Crude rises on upbeat outlook
LONDON, January 23, 2018 – Crude oil prices continued to rise on Tuesday, after the International Monetary Fund upwardly revised its growth outlook and as recent comments from Saudi Arabia continued to lend support to the commodity.
The U.S. West Texas Intermediate crude March contract was down 57 cents or about 0.93% at $64.14 a barrel by 10:00 a.m. ET (14:00 GMT), the highest since January 18.
Elsewhere, Brent oil for March delivery on the ICE Futures Exchange in London gained 64 cents or about 0.96% at $69.69 a barrel, the highest since January 16.
The IMF on Monday revised its forecast for world economic growth o 3.9% for both 2018 and 2019, a 0.2% increase from its last update in October.
Oil prices were already supported after Saudi Energy Minister Khalid al-Falih said on Sunday that OPEC and non-OPEC oil producers have a consensus that they should continue cooperating on production after the end of 2018, when their current agreement on production cuts expires.
Falih added that this might mean a new form of deal rather than continuing the same supply cuts that have boosted prices in recent months.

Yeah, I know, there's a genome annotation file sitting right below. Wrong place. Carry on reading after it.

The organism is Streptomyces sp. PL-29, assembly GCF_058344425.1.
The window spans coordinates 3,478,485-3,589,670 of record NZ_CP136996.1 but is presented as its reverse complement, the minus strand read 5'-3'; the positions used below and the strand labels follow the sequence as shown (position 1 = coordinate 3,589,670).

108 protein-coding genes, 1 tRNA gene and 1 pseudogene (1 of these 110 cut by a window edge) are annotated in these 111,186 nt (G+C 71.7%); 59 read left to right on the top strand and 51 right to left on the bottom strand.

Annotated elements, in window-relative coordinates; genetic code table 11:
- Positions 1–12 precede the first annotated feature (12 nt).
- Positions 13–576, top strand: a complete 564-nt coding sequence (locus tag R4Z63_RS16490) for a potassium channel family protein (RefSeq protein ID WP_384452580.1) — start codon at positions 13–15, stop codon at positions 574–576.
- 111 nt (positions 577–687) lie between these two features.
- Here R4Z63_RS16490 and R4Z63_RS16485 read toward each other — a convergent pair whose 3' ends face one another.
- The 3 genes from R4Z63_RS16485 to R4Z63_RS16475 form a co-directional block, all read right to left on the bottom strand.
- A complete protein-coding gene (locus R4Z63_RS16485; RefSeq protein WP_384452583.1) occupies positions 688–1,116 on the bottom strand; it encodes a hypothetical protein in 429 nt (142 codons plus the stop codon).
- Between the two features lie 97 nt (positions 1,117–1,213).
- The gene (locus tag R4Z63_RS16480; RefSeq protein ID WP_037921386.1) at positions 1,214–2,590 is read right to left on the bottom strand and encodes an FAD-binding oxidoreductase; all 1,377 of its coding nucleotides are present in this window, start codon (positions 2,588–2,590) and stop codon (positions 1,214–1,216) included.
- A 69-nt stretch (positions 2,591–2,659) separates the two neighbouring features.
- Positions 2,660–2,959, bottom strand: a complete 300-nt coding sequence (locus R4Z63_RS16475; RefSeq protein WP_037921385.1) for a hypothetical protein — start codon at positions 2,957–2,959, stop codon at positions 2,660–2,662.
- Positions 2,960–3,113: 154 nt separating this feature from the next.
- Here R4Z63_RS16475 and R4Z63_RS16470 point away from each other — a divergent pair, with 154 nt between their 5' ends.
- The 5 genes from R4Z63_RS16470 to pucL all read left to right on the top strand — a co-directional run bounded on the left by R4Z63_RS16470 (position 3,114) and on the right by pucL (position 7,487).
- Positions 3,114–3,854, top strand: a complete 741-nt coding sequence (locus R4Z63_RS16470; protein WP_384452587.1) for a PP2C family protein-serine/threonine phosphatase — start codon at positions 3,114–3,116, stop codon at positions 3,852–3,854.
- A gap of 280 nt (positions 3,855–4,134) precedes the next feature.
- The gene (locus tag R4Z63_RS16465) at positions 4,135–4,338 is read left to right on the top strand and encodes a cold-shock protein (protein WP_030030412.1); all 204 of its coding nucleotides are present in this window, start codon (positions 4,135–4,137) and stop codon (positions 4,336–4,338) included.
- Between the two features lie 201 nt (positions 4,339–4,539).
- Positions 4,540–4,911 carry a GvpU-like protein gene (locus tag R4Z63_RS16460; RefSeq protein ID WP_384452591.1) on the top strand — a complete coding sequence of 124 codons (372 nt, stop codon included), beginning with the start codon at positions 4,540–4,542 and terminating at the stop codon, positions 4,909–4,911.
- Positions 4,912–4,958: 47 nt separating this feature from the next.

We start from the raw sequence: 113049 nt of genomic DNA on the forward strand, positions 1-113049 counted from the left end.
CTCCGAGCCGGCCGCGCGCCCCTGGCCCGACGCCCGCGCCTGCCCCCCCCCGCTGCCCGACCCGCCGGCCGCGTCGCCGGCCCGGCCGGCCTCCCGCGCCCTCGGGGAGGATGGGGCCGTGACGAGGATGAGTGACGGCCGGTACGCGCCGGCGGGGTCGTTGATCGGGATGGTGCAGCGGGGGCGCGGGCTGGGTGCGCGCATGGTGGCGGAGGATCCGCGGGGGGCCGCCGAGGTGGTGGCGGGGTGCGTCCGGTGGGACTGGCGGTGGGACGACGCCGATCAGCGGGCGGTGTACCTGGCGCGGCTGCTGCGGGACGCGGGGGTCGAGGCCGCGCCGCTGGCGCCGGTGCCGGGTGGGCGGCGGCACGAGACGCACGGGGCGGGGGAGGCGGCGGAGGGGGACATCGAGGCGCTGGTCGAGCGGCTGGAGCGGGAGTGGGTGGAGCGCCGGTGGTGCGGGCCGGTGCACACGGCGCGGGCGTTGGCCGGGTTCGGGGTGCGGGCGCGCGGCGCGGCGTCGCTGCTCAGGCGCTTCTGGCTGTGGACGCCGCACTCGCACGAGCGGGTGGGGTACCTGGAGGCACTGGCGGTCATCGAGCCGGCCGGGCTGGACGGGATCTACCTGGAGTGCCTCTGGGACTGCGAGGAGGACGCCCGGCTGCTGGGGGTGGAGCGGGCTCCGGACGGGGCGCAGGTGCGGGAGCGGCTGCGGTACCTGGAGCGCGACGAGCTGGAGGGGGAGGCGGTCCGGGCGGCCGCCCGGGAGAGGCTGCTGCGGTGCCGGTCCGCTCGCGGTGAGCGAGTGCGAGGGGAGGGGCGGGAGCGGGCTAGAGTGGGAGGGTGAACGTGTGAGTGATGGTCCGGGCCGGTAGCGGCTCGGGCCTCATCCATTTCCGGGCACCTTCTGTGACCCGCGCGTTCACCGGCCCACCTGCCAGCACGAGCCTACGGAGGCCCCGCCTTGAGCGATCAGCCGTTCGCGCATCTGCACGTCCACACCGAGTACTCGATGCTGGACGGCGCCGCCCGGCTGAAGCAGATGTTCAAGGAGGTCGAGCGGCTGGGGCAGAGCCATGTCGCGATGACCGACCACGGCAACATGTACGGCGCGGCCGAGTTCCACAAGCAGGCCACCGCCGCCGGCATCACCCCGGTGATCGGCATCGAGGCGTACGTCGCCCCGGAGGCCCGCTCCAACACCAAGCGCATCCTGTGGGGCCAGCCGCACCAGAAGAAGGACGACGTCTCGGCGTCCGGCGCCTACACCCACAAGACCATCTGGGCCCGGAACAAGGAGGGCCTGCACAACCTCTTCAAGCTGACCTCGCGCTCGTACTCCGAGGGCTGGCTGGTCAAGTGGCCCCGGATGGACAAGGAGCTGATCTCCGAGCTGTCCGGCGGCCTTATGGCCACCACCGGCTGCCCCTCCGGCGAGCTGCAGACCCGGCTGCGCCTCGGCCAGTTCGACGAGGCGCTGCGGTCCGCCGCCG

The deal to cut oil output by 1.8 million barrels a day (bpd) was adopted last winter by OPEC, Russia and nine other global producers. The agreement was due to end in March 2018, having already been extended once.
However, gains in the commodity could remain limited as analysts and traders have recently warned that U.S. shale oil producers could ramp up production in the coming weeks as they look to take advantage of higher prices, potentially derailing an OPEC-led effort to curb excess supply.
In its monthly report last week, the International Energy Agency warned that U.S. output levels could soon exceed 10 million barrels per day (bpd), a level not seen since 1970.
Elsewhere, gasoline futures climbed 0.58% to $1.897 a gallon, while natural gas futures advanced 5.52% to $3.401 per million British thermal units.